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After Jussie Smollett Charges Dropped Abruptly, Top Cop Says Justice Was Not Served

Police and prosecutors originally said Smollett made up a racially based attack to get more money from his work on "Empire."

Chicago Police Supt. Eddie Johnson and Mayor Rahm Emanuel speak at a press conference after charges were dropped against charges were abruptly dropped against "Empire" actor Jussie Smollett Tuesday.
Kelly Bauer/Block Club Chicago
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CHICAGO — After charges were abruptly dropped against “Empire” actor Jussie Smollett Tuesday, Chicago’s top cop said justice was not served in the high-profile case.

Police Supt. Eddie Johnson said he stood behind the police investigation that led to Smollett being charged with Disorderly Conduct and Falsifying a Police Report after prosecutors and police said he staged a racially motivated attack so he’d be offered more money for his work on “Empire.”

“Do I think justice was served? No. What do I think justice is? I think this city is still owed an apology,” Johnson said while standing alongside Mayor Rahm Emanuel on Tuesday at Navy Pier.

Emanuel said a grand jury indicted Smollett based on just parts of the evidence Chicago Police collected.

“He did this all in the name of self-promotion… . This is a whitewash of justice,” Emanuel said.

Credit: Kelly Bauer / Block Club Chicago
Mayor Rahm Emanuel said the decision to drop charges “sends an unambiguous message that there is no accountability.”

Emanuel said there’s an ethical cost to dropping the charges that should be considered, too. Smollett’s misuse of the Matthew Shepard hate crime law means gay men and women who are victims of hate crimes will now be doubted, he said.

“The city saw its reputation dragged through the mud,” Emanuel said.

In a statement, the Cook County State’s Attorney’s office said it decided to drop the charges because Smollett has volunteered “in the community” and was giving $10,000 to the city by forfeiting his bond.

The $10,000 doesn’t “even come close to what the city spent” on resources that brought about Smollett’s indictment, Emanuel said.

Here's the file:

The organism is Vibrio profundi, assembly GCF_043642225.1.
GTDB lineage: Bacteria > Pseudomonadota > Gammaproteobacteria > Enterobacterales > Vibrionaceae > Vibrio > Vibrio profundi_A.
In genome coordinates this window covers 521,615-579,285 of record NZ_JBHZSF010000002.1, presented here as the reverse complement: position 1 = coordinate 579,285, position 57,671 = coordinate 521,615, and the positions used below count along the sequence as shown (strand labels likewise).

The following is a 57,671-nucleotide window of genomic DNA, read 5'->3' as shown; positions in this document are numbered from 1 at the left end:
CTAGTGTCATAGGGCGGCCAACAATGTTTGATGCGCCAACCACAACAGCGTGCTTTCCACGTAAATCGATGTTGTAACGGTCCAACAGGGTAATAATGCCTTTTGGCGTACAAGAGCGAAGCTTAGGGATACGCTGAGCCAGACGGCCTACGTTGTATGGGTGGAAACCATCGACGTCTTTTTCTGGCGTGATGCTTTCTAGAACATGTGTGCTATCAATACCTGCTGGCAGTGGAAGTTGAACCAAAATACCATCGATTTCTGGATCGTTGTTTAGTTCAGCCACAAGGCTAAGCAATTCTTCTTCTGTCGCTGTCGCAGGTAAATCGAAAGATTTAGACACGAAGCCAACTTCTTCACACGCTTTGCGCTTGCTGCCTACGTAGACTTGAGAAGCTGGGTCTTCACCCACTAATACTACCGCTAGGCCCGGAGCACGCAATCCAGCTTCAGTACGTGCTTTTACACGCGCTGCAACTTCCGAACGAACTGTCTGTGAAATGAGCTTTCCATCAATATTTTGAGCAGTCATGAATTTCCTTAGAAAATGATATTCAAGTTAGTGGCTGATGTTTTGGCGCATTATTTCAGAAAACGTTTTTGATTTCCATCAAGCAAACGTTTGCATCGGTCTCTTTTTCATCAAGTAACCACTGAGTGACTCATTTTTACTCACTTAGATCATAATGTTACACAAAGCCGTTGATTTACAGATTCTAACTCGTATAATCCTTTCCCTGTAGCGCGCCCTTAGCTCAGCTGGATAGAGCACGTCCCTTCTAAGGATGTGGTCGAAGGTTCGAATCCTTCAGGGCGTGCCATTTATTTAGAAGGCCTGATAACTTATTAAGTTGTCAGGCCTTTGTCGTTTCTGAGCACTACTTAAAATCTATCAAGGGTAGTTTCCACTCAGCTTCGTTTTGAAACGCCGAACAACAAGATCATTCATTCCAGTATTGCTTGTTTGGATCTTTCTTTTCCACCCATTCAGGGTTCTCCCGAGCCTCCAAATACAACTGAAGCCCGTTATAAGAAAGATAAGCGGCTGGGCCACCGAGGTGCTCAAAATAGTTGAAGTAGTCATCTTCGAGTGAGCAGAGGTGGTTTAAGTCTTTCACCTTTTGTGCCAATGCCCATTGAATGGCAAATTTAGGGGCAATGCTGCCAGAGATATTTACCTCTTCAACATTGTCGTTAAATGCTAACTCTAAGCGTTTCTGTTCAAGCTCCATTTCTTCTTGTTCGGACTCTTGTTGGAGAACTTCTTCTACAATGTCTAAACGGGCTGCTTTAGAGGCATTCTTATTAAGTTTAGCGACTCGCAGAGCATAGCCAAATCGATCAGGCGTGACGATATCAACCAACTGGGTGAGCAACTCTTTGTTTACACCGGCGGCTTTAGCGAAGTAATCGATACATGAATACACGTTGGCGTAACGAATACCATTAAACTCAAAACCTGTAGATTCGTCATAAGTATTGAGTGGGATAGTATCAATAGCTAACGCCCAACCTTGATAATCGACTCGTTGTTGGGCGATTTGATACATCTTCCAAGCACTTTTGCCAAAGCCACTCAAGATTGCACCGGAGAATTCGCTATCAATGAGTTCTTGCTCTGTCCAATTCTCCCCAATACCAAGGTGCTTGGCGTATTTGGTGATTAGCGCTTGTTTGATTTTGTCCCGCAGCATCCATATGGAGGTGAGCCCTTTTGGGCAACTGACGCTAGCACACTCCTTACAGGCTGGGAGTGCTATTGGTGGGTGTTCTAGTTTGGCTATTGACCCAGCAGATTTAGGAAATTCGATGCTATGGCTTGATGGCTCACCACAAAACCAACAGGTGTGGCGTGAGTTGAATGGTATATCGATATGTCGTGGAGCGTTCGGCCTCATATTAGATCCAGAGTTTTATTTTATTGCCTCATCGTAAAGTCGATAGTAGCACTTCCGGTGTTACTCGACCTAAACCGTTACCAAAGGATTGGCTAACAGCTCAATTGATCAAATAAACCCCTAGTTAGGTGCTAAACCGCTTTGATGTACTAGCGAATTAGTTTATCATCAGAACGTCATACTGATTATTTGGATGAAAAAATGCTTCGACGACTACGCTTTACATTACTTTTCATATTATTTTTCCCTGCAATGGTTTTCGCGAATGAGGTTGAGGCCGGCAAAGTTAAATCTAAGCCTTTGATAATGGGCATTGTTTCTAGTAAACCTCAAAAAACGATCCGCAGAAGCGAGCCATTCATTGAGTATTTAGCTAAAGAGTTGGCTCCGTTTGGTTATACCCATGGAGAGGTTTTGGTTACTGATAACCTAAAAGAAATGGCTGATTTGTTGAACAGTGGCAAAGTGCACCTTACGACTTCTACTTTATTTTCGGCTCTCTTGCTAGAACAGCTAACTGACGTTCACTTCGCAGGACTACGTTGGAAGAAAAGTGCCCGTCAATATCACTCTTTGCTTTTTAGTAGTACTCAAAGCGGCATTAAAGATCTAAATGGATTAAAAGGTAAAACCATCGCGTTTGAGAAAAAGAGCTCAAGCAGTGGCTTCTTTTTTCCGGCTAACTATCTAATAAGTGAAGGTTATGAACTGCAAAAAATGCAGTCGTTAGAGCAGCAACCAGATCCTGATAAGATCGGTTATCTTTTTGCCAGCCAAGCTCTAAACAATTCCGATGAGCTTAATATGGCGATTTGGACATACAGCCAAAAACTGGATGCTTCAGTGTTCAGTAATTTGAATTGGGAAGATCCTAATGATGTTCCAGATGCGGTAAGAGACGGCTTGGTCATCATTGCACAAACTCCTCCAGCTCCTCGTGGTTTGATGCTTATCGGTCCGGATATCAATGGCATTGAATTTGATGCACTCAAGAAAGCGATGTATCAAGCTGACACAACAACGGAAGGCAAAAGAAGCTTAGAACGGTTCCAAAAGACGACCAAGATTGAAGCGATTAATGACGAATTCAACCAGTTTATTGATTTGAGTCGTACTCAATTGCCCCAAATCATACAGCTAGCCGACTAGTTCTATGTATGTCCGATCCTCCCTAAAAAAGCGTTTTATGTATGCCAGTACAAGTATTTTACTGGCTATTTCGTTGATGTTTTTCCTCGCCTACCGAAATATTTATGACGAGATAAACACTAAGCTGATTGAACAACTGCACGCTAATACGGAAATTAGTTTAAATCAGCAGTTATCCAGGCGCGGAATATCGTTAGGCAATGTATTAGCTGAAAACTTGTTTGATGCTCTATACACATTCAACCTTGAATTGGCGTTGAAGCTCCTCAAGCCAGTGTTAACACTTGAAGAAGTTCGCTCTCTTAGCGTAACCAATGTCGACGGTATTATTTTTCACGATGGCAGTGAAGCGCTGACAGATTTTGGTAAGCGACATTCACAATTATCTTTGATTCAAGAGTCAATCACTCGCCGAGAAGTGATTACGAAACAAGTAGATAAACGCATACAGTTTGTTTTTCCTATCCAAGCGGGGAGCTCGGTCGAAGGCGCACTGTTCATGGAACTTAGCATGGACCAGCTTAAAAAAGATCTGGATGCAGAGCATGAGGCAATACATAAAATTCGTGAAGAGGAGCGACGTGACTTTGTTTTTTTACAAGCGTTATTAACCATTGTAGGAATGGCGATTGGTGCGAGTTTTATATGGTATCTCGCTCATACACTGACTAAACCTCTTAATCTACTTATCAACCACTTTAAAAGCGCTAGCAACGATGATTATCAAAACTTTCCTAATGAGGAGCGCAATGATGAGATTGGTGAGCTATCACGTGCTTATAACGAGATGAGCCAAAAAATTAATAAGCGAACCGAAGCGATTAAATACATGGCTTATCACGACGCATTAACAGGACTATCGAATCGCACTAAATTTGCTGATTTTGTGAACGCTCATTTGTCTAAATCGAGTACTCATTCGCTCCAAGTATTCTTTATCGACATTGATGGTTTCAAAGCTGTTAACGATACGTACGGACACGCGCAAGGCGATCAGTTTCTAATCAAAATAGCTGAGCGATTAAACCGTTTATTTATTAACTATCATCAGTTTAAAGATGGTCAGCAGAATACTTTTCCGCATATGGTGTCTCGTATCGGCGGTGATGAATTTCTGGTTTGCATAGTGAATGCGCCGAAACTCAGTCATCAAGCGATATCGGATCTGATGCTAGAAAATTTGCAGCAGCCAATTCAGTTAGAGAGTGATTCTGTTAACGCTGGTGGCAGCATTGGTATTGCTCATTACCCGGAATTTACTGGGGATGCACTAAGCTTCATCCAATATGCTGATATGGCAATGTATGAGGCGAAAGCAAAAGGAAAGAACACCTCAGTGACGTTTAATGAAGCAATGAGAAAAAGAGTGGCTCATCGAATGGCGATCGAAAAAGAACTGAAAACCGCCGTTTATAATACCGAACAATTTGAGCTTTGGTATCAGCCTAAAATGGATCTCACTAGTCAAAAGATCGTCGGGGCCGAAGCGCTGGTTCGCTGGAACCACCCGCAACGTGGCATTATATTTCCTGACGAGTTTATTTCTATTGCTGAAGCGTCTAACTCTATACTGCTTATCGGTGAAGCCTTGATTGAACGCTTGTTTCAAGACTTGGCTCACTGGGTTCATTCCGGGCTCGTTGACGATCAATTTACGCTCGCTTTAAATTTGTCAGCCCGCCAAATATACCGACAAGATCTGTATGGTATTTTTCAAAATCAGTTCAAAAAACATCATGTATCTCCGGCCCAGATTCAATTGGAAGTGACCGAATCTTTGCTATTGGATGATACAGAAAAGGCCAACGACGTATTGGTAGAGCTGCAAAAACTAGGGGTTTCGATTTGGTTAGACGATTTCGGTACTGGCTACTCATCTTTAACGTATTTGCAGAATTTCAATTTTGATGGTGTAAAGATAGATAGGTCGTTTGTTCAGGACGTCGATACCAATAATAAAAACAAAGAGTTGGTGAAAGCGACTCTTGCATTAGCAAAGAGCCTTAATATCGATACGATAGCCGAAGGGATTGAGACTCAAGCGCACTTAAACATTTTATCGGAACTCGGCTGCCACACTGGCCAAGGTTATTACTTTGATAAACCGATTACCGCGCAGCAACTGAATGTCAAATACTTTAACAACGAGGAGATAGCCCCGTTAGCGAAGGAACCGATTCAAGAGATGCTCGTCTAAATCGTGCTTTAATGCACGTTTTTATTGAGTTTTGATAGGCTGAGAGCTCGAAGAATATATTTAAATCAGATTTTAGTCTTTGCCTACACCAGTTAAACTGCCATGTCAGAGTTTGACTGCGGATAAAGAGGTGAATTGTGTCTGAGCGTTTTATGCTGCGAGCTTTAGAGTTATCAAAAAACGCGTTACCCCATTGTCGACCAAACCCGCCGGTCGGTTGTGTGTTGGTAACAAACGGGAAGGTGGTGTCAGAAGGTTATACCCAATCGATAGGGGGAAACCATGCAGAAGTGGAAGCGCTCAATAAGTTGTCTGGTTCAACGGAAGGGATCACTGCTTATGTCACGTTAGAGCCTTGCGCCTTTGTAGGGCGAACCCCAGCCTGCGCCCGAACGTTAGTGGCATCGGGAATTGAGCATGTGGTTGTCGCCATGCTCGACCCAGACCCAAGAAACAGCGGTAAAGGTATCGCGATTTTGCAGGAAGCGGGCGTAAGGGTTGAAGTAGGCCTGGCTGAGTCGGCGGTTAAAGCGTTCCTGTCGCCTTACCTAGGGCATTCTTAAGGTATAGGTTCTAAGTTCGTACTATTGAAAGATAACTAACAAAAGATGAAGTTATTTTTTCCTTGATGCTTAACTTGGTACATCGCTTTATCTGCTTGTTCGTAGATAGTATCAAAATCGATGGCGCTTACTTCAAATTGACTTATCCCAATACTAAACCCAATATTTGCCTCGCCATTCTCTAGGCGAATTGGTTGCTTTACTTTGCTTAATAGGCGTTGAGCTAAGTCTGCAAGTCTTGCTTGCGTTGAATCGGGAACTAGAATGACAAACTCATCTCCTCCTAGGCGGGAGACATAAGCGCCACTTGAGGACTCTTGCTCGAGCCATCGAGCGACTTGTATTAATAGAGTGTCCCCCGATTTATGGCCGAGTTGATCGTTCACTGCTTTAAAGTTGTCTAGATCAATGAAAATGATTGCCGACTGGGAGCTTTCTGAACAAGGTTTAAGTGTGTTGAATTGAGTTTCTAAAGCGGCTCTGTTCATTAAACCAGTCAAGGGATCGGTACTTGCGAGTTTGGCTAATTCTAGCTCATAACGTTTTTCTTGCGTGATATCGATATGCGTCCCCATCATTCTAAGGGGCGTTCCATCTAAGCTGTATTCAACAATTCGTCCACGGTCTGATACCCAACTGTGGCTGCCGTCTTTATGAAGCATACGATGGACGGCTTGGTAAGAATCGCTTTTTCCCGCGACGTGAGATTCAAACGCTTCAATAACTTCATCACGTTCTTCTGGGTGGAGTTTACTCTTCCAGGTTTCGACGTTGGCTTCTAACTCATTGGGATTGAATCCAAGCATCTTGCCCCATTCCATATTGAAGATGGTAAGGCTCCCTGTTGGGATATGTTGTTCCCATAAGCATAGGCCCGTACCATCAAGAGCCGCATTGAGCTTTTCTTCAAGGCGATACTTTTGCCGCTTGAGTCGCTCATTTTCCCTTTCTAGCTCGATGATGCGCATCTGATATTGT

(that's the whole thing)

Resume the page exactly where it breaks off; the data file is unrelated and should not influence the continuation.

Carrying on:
A police spokesman said the department spent tens of thousands on the investigation and called the decision to drop the charges — without alerting the police superintendent in advance — a “slap in the face.”

“After reviewing all of the facts and circumstances of the case, including Mr. Smollett’s volunteer service in the community and agreement to forfeit his bond to the city of Chicago, we believe this outcome is a just disposition and appropriate resolution to this case,” Tandra Simonton, a State’s Attorney’s Office spokeswoman, said in an email.

Chicago Police spokesman Anthony Guglielmi said police completed an “excellent” investigation and their work was reaffirmed by the independent grand jury.

“In our experience, innocent individuals don’t forget bond & perform community service in exchange for dropped charges,” Guglielmi tweeted.

In a news conference after the charges were dropped, Smollett’s attorney said he was innocent. The actor himself said he hopes to get back to work and move on.

“I have been truthful and consistent on” everything, Smollett said. “This has been an incredibly difficult time.”

Just a month ago, after Smollett was charged, Johnson slammed the actor and accused him of shamefully putting Chicago in the “national spotlight for something that is both egregious and untrue.”

Police and prosecutors said Smollett paid $3,500 to two brothers to pretend to attack him in Streeterville. The men, who were later found by and talked to police, punched Smollett “a little bit” and the actor “self-inflicted” cuts and scratches on his face as part of the alleged ruse, Johnson said at the time.

Smollett’s attorney said Tuesday the $3,500 the actor paid his alleged attackers wasn’t part of a ruse, but was instead meant to help the men pay for nutrition and athletic training.

After the alleged attack, Smollett told police he’d been beaten by two men who yelled racial and homophobic slurs at him, put a noose around his neck and threw a liquid on him.

Smollett, who is gay and black, reportedly told investigators that his attackers called him “‘Empire’ f—–” and “‘Empire’ n—–,” and told him Chicago was “MAGA” territory.

But within weeks police said the attack had not actually occurred. Smollett was charged and written out from the last episodes of “Empire’s” latest season.

Johnson also alleged it was Smollett who first sent a racist letter to the set of “Empire” that threatened Smollett. Johnson said he did it because he was dissatisfied with his salary.

“I know how hard it’s been for our city and nation to come together,” Johnson said at the time. “This announcement today recognizes that ‘Empire’ actor Jussie Smollett took advantage of the pain and anger of racism to promote his career. …How can an individual who’s been embraced by the city of Chicago turn around and slap everyone in the city in the face by making these false claims? Bogus police reports cause real harm.

“… I’m offended by what’s happened and I’m also angry. … This publicity stunt was a scar that Chicago didn’t earn and certainly didn’t deserve. To make things worse, the accusations within this phony attack received national attention for weeks.”

Cook County State’s Attorney Kim Foxx had recused herself from the investigation “out of an abundance of caution” based upon her “familiarity with potential witnesses in the case,” according to a statement from her office.

This is a developing story.